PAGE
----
Univision is still in one of those rare dominant industry-leading positions in media, akin to what the U.S. English-language broadcasting networks were in the 1960s and '70s: It is pretty much the only game in town.
That is why some company will have to pay a pretty penny to buy it.
With its unmatched position in the still double-digit–growth market of Spanish-language TV, Univision, which said last month that it's exploring a sale, is looking for a rich price tag of $40 a share, according to analysts who follow the company. That's about $12.5 billion and would equate to 19 times cash flow and a 36 price-to-earnings ratio. By way of comparison, Viacom is selling at 11 times cash flow; CBS is an even cheaper eight times cash flow.
Even so, Univision may still be valued correctly. Its TV-advertising sales at both the network and the station level have seen virtual double-digit percent increases for the past several years.
“Those aren't irrational multiples,” says David Joyce, media equity analyst for Miller Tabak & Co. “That's because there are still top TV advertisers that don't buy Univision.”
Only 170 of the top 300 TV advertisers buy Univision right now, he notes, so there are untapped opportunities. That's why he estimates that Uni­vision's EBITDA (earnings before interest, taxes, depreciation and amortization) will continue to grow 17% annually for the next several years.
Another staggering statistic: The Univision network's share of market is still at a nosebleed height, around 80%. Telemundo's share, though growing, is much smaller.
But buying Univision is a problem. FCC ownership limits one owner's stations from covering more than 39% of the country. CBS and Fox are near the limit. Time Warner might be interested (it doesn't own any broadcast outlets). So might Walt Disney Co. (its ABC stations cover 24% of the U.S.).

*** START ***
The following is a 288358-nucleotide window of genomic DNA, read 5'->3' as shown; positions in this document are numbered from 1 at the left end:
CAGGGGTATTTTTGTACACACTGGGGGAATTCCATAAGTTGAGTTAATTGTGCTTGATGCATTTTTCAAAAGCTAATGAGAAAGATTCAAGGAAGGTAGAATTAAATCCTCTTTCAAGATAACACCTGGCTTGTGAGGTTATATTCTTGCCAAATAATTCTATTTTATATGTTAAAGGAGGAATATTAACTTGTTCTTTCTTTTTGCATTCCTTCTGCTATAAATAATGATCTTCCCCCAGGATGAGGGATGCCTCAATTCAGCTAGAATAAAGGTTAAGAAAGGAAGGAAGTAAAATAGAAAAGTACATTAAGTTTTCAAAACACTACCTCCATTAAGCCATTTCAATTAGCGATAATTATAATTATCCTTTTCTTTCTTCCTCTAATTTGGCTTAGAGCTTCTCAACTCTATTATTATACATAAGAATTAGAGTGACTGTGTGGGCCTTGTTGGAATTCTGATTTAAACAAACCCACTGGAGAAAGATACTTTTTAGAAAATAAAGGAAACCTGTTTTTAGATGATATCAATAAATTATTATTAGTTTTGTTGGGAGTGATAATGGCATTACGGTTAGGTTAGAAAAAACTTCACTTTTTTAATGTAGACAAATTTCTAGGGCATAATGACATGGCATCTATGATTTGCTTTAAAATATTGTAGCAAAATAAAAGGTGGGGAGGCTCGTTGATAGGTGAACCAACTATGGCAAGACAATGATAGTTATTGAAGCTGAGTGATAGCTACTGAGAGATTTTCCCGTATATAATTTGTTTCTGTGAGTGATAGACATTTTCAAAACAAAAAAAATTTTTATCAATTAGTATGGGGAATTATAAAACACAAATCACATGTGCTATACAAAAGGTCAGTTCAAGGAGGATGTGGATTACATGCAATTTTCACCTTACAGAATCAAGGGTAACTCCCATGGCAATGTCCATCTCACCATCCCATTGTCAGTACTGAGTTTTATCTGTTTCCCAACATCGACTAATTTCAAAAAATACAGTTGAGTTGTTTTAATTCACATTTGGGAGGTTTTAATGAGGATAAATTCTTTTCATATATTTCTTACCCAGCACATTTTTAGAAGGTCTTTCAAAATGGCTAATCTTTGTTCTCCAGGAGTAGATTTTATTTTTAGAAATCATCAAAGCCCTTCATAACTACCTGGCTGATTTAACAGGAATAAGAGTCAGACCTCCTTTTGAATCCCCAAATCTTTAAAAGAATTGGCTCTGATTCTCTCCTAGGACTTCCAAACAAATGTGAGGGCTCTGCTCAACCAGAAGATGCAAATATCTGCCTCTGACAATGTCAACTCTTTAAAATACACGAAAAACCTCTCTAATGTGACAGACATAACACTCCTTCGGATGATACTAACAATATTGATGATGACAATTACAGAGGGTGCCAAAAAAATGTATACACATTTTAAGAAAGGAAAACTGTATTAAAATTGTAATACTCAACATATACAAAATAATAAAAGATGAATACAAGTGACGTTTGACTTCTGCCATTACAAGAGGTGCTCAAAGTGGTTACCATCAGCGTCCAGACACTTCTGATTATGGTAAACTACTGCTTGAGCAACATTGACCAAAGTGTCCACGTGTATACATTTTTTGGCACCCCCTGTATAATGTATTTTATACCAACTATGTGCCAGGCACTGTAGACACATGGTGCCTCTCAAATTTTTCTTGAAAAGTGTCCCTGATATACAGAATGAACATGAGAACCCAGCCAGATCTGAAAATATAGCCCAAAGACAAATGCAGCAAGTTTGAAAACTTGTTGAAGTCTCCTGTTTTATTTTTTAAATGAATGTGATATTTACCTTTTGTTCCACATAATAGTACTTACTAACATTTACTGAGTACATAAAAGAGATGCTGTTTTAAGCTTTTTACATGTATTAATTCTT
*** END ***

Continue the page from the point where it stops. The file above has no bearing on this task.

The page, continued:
Any deal would have to include some arrangement with Grupo Televisa, the Mexico-based production company that owns 11% of Univision and provides most of its programming.
Televisa itself could buy Univision. But Televisa Chairman/President Emilio Azcarraga would need to “do a Rupert Murdoch”: become a U.S. citizen as well as relocate the company to the U.S. to conform with FCC rules that prohibit a foreign entity from having more than a 25% stake in a media company. Televisa must be dealt with because it provides so much content to Univision. “Anyone that wants to get this done will have to court Televisa,” says Joyce.
That could rule out the gang at the Mouse House. “Disney likes to own content,” not buy it, said Philip Remick, senior equity analyst for investment banker Guzman & Co.
Univision's TV revenues last year were an impressive $1.35 billion. Will all this continue? Some analysts offer a great big caution flag, especially considering the rise in affluent, bilingual young Latinos. “Spending power of the Spanish-language audience is in question,” says Remick. “As certain Hispanics become more affluent, they may use other [English-language] media platforms. Another question is how many will be using Spanish. [As a result,] Univision may be facing a loss of audience.”
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